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Global Economy to Slow Further in 2013
added: 2012-11-13

World economic growth, which stands at a slow 3.2 percent for 2012, will slow further to 3.0 percent in 2013, The Conference Board reported today.

The Conference Board Global Economic Outlook provides output growth projections for 2013, 2014–2018, and 2019-2025, including 11 major regions and about 50 advanced and emerging economies. According to the Outlook, annual global growth will remain at an average of 3.0 percent from 2013–2018 before declining still further to an average 2.5 percent in the period 2019–2025.

“Mature economies are still healing the scars of the 2008–2009 crisis,” said Bart van Ark, Chief Economist of The Conference Board. “But unlike in 2010 and 2011, emerging markets did not pick up the slack in 2012, and won’t do so in 2013. Uncertainty across the regions - from the post-election ‘fiscal cliff’ question in the U.S. to the Chinese leadership transition and reforms in the Euro Area - will continue to have global impacts in sluggish trade and tepid foreign direct investment.”

Some Points of Optimism, More Reasons to Worry

Across the advanced economies, the Outlook predicts 1.3 percent growth in 2013, compared to 1.2 percent in 2012. The slight uptick is largely due to the Euro Area, which is expected to return to very slow growth of 0.2 percent after the -0.6 percent contraction in 2012. In Europe, annual growth is expected to average 1.2 percent during 2013-2025.

U.S. growth is expected to fall from 2.1 percent in 2012 to 1.8 percent in 2013. As with all regions, however, this prediction is a baseline between pessimistic and optimistic scenarios also provided in the Outlook. “If the U.S. is able to unleash its underlying dynamism with further recovery in housing and a modest rebound in labor, we could see 2.5 or even 3 percent growth,” said van Ark. “But this possibility is tempered by significant downside risks, especially the ‘fiscal cliff’ looming as an additional burden for consumers and businesses.”

In the medium-term, the outlook does expect the U.S. and other advanced economies to go some ways toward closing large output gaps — that is, the difference between current output and the level of output an economy can produce in a noninflationary way, given the size of its labor force and its potential to invest in and create technological progress. The current output gap is a result of weak demand due to the 2008-2009 crisis. This development should allow the U.S. to average 2.3 percent annual growth during 2013–2018 before falling to 2.0 percent in 2019–2025. In the same two periods, Japan is expected to grow at 1.1 percent and 0.9 percent, respectively.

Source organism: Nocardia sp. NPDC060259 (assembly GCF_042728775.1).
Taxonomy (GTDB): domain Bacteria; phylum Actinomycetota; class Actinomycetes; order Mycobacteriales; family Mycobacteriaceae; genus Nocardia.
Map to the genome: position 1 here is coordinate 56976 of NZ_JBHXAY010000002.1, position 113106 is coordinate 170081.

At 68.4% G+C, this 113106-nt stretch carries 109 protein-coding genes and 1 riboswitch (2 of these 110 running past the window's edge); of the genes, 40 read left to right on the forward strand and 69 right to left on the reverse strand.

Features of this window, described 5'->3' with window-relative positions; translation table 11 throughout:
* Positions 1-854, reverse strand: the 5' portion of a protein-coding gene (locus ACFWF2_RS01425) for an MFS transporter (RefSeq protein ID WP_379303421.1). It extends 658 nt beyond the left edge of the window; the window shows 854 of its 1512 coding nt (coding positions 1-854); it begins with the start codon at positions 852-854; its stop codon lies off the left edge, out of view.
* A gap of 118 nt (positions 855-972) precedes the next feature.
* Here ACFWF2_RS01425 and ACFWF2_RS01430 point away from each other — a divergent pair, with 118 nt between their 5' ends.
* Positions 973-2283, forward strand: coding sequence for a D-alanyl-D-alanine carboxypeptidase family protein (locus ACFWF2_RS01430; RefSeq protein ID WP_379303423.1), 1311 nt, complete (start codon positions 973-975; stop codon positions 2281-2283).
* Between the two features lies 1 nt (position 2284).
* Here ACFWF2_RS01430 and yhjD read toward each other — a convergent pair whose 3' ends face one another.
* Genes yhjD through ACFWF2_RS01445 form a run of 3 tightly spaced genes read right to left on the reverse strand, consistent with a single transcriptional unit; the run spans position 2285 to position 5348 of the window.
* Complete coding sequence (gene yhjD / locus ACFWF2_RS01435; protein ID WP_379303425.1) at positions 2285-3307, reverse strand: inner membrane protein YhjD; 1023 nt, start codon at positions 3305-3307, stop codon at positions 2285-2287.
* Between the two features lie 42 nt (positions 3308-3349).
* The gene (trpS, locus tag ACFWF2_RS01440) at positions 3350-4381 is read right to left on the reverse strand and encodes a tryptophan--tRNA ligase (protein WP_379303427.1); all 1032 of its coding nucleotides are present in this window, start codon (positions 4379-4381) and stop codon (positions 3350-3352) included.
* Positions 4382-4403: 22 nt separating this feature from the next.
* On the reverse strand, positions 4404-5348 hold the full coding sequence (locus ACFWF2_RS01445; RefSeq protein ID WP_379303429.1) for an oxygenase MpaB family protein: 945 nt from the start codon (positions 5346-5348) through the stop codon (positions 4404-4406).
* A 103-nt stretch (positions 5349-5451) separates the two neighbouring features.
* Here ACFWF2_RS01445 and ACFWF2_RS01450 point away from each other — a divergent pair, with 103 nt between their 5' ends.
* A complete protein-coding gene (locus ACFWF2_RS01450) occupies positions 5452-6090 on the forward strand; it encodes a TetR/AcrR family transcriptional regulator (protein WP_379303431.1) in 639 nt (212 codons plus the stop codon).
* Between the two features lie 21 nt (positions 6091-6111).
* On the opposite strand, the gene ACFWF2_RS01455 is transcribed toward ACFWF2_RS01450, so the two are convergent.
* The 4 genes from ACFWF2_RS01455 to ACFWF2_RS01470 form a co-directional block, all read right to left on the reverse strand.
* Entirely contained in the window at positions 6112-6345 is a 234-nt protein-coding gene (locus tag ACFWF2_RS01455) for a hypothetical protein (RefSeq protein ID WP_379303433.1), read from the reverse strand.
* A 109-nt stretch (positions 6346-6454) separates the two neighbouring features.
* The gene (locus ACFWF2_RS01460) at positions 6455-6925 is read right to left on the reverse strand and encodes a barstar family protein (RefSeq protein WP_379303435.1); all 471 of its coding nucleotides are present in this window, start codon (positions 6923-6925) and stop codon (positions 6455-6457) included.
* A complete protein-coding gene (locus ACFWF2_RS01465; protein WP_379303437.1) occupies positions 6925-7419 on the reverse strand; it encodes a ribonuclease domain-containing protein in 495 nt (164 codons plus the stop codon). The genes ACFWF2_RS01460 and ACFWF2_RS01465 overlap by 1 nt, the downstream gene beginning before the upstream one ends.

Reduced Speed Ahead

A more significant slowdown is expected for less mature economies over the next year - and beyond. Overall, growth in developing and emerging economies is projected to drop from 5.5 percent in 2012 to 4.7 percent in 2013, though these numbers encompass significant regional differences. In Africa, for instance, growth should just barely tick down, from 3.8 percent to 3.7 percent, while the Middle East may see 2012’s 5.5 percent growth more than halved, to 2.3 percent. For 2013, the two largest developing economies should fall between these extremes, with growth falling in China from 7.8 to 6.9 percent and in India from 5.5 to 4.7 percent.

Looking further ahead, annual growth in China is projected to fall to an average of 5.5 percent in 2013-2018 and 3.7 percent in 2019-2025. The corresponding numbers in India are 4.7 percent and 3.9 percent; in Brazil, 3.0 percent and 2.7 percent. By the middle of the next decade, emerging markets will still substantially outpace advanced economies, but by a much smaller margin compared to the boom years of 2006–2012 - when China, India, and Brazil averaged 10.4, 7.8, and 3.8 percent growth, respectively.

“The long-term global slowdown we project to 2025 will be driven largely by structural transformations in the emerging economies,” explained van Ark. “As China, India, Brazil, and others mature from rapid, investment-intensive ‘catch-up’ growth to a more balanced model, the structural ‘speed limits’ of their economies are likely to decline, bringing down global growth despite the recovery we expect in advanced economies after 2013.”

Source: The Conference Board

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